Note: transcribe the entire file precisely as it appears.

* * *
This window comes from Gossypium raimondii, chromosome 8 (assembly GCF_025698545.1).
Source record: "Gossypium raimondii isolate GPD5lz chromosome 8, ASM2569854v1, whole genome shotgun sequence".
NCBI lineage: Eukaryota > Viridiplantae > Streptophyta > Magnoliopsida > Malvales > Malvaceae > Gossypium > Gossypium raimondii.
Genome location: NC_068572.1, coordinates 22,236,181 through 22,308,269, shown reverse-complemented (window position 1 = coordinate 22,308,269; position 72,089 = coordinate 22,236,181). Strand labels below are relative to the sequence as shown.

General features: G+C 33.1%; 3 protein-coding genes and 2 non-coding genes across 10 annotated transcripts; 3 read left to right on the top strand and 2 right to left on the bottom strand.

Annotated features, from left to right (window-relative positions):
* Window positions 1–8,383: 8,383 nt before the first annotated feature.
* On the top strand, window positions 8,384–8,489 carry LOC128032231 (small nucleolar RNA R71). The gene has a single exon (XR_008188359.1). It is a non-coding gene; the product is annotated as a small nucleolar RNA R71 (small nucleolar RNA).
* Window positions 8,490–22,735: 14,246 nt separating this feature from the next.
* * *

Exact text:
This window comes from Gossypium raimondii, chromosome 8 (assembly GCF_025698545.1).
Source record: "Gossypium raimondii isolate GPD5lz chromosome 8, ASM2569854v1, whole genome shotgun sequence".
NCBI lineage: Eukaryota > Viridiplantae > Streptophyta > Magnoliopsida > Malvales > Malvaceae > Gossypium > Gossypium raimondii.
Genome location: NC_068572.1, coordinates 22,236,181 through 22,308,269, shown reverse-complemented (window position 1 = coordinate 22,308,269; position 72,089 = coordinate 22,236,181). Strand labels below are relative to the sequence as shown.

General features: G+C 33.1%; 3 protein-coding genes and 2 non-coding genes across 10 annotated transcripts; 3 read left to right on the top strand and 2 right to left on the bottom strand.

Annotated features, from left to right (window-relative positions):
* Window positions 1–8,383: 8,383 nt before the first annotated feature.
* On the top strand, window positions 8,384–8,489 carry LOC128032231 (small nucleolar RNA R71). The gene has a single exon (XR_008188359.1). It is a non-coding gene; the product is annotated as a small nucleolar RNA R71 (small nucleolar RNA).
* Window positions 8,490–22,735: 14,246 nt separating this feature from the next.